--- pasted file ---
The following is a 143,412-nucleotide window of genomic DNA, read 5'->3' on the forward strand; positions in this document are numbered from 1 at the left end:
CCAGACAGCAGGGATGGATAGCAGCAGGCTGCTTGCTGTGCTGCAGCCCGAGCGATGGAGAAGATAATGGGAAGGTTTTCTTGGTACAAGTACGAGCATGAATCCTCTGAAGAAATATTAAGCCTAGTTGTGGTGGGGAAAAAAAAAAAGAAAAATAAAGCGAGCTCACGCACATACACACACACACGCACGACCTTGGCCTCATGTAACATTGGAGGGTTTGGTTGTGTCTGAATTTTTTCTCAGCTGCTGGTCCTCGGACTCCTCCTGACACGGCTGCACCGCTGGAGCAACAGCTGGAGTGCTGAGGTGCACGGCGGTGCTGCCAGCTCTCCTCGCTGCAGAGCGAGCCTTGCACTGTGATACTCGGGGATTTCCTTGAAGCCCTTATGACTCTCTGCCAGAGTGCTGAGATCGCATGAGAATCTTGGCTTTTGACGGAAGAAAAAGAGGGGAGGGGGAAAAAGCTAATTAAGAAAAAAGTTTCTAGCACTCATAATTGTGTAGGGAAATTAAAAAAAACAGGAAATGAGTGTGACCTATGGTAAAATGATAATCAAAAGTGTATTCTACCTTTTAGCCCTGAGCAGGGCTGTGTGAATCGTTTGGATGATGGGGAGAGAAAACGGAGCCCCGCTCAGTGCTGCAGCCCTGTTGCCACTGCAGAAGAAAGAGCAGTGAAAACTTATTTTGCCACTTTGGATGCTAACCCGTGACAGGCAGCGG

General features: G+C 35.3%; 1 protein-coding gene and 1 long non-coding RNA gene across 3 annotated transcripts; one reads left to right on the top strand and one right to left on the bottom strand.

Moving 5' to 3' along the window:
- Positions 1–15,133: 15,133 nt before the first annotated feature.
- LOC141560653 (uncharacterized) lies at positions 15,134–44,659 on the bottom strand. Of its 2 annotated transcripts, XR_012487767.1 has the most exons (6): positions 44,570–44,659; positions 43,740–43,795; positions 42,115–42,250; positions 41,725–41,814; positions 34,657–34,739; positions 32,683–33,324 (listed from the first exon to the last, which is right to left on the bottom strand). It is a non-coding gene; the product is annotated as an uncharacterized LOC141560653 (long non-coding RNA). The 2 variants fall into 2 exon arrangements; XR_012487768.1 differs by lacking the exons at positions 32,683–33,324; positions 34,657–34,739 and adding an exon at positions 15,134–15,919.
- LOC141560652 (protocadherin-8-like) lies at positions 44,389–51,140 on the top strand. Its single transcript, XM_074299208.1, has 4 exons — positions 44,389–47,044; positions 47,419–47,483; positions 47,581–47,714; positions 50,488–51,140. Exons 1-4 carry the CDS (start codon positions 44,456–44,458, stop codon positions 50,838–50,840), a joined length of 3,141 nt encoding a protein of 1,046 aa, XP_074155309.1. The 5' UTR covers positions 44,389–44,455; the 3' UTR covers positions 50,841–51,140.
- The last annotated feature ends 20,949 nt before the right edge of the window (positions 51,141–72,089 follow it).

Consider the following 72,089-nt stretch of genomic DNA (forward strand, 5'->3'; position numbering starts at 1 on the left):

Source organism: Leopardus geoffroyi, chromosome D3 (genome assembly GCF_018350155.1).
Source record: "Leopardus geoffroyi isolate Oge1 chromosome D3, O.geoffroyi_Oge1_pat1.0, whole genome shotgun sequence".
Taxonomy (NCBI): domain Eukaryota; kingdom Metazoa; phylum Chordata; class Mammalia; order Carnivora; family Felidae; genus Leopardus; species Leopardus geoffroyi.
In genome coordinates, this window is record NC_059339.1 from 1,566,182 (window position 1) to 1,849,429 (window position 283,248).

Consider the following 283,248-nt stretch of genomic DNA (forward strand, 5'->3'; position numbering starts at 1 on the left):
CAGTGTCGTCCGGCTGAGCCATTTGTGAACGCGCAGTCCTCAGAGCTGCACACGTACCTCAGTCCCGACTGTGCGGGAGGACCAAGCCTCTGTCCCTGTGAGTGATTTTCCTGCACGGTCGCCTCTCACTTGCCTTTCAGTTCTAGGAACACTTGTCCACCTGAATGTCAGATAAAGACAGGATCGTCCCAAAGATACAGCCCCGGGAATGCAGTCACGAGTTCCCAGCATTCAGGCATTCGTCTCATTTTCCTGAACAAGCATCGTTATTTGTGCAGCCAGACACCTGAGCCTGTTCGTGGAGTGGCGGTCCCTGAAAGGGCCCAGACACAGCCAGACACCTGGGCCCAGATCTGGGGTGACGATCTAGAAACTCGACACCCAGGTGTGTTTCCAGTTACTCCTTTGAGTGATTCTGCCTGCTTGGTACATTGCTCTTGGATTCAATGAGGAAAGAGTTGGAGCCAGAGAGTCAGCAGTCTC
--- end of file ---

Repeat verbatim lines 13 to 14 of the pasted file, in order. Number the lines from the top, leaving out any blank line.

In genome coordinates, this window is record NC_059339.1 from 1,566,182 (window position 1) to 1,849,429 (window position 283,248).

Consider the following 283,248-nt stretch of genomic DNA (forward strand, 5'->3'; position numbering starts at 1 on the left):